Juror #112 had serious reservations about the case in front of him. The defendants were each charged with no less than 42 offenses. “Do we have the right to use jury nullification of a charge?” the juror asked.
The trial court’s answer was evasive, but the juror was insistent. “Can you answer the jury nullification with a yes or no response?” came the second note. After the third such inquiry, the circuit judge made the following declaration:
“Ladies and gentlemen of the jury you may not use, implement, or resort to jury nullification. It is improper, it’s contrary to the law [and] would be a violation of your oath…”
That declaration prompted a reversal by the Maryland Special Court of Appeals, the state’s intermediate appellate court. But in an opinion filed on Jan. 29, Maryland’s highest court—the Maryland Court of Appeals—upheld the circuit judge’s bald‐faced assertion that jury nullification was “contrary to the law.”
Do jurors have the power to nullify charges – or, in the words of Chief Justice Marshall, “find a verdict of guilty or not guilty as their own consciences may direct?” The plain answer is yes. A jury’s verdict of “not guilty” is final. It may not be set aside even if it flatly contradicts the evidence, and jurors may not be punished for acquittal. The U.S. Supreme Court most recently acknowledged this in Greggs v. Georgia 428 U.S. 153 (1976), which noted that a holding where “jury nullification would not be permitted… would be totally alien to our notions of criminal justice. Moreover, it would be unconstitutional…. The suggestion that a jury’s verdict of acquittal could be overturned and a defendant retried would run afoul of the Sixth Amendment jury‐trial guarantee and the Double Jeopardy Clause of the Fifth Amendment.”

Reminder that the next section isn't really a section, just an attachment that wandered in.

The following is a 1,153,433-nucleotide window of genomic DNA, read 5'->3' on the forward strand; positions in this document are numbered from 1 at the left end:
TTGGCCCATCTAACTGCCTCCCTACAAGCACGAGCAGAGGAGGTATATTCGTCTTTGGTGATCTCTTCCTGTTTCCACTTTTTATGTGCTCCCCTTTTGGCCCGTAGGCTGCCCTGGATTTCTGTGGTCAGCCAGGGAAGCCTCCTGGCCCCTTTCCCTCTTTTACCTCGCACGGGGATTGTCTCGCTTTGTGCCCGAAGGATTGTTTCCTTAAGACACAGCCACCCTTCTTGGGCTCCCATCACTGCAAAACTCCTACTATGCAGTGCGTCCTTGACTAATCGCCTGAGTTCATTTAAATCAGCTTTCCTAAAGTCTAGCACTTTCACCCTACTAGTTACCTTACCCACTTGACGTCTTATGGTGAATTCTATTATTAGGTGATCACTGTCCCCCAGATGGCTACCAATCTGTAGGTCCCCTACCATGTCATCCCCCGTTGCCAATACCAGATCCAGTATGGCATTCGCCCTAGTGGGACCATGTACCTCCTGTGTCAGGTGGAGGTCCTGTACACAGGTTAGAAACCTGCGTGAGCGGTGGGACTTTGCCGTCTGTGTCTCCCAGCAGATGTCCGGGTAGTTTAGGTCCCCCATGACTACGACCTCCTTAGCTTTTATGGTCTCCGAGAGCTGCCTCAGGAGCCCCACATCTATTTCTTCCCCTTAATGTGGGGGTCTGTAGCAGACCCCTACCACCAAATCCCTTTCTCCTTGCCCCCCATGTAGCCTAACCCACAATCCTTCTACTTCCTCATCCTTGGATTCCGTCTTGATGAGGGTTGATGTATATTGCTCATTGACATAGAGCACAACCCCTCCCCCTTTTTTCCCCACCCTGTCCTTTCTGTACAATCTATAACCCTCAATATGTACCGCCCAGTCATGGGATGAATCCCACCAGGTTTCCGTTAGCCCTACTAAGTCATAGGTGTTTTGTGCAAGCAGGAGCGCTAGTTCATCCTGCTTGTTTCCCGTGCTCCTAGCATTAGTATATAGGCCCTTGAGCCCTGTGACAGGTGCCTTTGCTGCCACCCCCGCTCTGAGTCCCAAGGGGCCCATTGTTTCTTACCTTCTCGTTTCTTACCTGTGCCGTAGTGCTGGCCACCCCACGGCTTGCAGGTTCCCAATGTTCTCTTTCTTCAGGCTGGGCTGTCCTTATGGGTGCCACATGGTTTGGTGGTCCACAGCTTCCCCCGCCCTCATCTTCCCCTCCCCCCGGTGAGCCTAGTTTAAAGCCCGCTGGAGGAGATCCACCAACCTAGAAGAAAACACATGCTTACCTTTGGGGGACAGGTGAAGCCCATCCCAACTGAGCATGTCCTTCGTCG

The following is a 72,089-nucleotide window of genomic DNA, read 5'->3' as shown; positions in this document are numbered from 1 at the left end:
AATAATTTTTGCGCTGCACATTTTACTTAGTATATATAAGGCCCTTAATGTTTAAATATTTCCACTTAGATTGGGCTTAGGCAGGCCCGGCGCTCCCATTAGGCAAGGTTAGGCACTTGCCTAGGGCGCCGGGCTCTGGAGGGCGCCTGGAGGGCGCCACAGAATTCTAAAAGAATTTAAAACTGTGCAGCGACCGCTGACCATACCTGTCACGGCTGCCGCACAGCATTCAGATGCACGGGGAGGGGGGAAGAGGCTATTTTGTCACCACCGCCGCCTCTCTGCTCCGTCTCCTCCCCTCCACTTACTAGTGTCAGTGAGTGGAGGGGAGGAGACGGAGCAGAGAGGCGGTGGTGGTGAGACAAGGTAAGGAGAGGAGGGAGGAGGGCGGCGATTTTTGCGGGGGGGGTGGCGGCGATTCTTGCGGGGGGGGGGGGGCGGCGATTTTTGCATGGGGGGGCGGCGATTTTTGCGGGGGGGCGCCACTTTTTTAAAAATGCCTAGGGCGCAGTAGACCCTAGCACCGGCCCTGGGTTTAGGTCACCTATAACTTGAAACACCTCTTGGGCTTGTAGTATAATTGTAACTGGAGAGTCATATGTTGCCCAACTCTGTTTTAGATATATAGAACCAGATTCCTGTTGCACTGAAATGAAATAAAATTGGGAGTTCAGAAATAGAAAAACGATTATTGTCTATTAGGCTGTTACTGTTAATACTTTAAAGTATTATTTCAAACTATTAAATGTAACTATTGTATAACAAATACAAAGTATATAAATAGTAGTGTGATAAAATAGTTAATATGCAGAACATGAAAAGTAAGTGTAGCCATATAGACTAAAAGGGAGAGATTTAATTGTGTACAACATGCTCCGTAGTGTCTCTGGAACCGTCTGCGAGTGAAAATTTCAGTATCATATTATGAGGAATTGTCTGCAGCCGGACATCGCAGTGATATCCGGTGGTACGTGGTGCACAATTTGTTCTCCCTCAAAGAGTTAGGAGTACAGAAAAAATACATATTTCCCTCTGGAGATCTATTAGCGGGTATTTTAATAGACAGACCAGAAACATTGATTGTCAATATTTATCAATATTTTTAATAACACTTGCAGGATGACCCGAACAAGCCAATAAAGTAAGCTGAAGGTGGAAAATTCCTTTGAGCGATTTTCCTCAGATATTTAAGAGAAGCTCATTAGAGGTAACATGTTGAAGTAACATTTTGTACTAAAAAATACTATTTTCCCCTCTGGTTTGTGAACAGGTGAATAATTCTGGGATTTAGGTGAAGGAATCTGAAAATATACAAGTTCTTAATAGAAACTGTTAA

Nevertheless, ever since Sparf v. United States, 156 U.S. 51 (1895), courts have generally embraced the proposition that criminal defendants have no constitutional right to ensure that the jury is advised of its power to acquit against the evidence. But that doesn’t mean courts are permitted to misrepresent to juries that they may not engage in jury nullification, which, again, has been an unquestioned power of juries throughout centuries of common law. Apparently unable or unwilling to challenge that history, the Maryland Court of Appeals resorts to rank sophistry by asserting that “although a jury may have the ability to nullify, and we recognize that jury nullification occurs, a jury does not have the right to engage in jury nullification.” (Emphasis added.)
The high court’s attempt to strain a line between a jury’s ability to nullify and their right to do so may also be explained by the fact that the court itself had previously recognized a jury’s “ability” to nullify in Chambers v. State (Md. 1994) (“[Juries] always have the ability to nullify the application of the criminal law to a particular defendant”). But the even the Court of Appeals’ spurious distinction between a jury’s “right” and its “ability” to acquit against the evidence does not fairly meet the substance of the trial court’s actual instruction that the jury “may not use, implement, or resort to jury nullification.” That order is a blatant misrepresentation of what well‐settled legal doctrine and historical practice empower criminal juries to do.
When our nation’s founders convened in Philadelphia to write our Constitution, they were well aware of the 1735 trial of John Peter Zenger, who was famously acquitted against the evidence for the crime of seditious libel against the Royal Governor of New York, William Cosby. Expressing what he and other Founders would no doubt have considered a truism, John Adams said that “it is not only [the juror’s] right, but his duty, to find the verdict according to his own best understanding, judgment and conscience, though in direct opposition to the direction of the court.” Thus, the power of jury nullification—or stated more accurately, conscientious acquittal, since a jury’s verdict does not invalidate the underlying law—isn’t a bug in our nation’s criminal justice system. It’s a feature, designed to permit juries to act as a check against unjust charges, draconian punishments, and other abuses of government power.
The Maryland Court of Appeals’ endorsement of the novel (and false) proposition that juries may not acquit against the evidence—and its prospective instruction that state trial judges repeat that misrepresentation of the law to juries—represents a brazen usurpation of the jury’s power. No matter how much some judges may dislike jury nullification, letting them lie to juries to prevent the conscientious acquittal of a defendant is unconstitutional.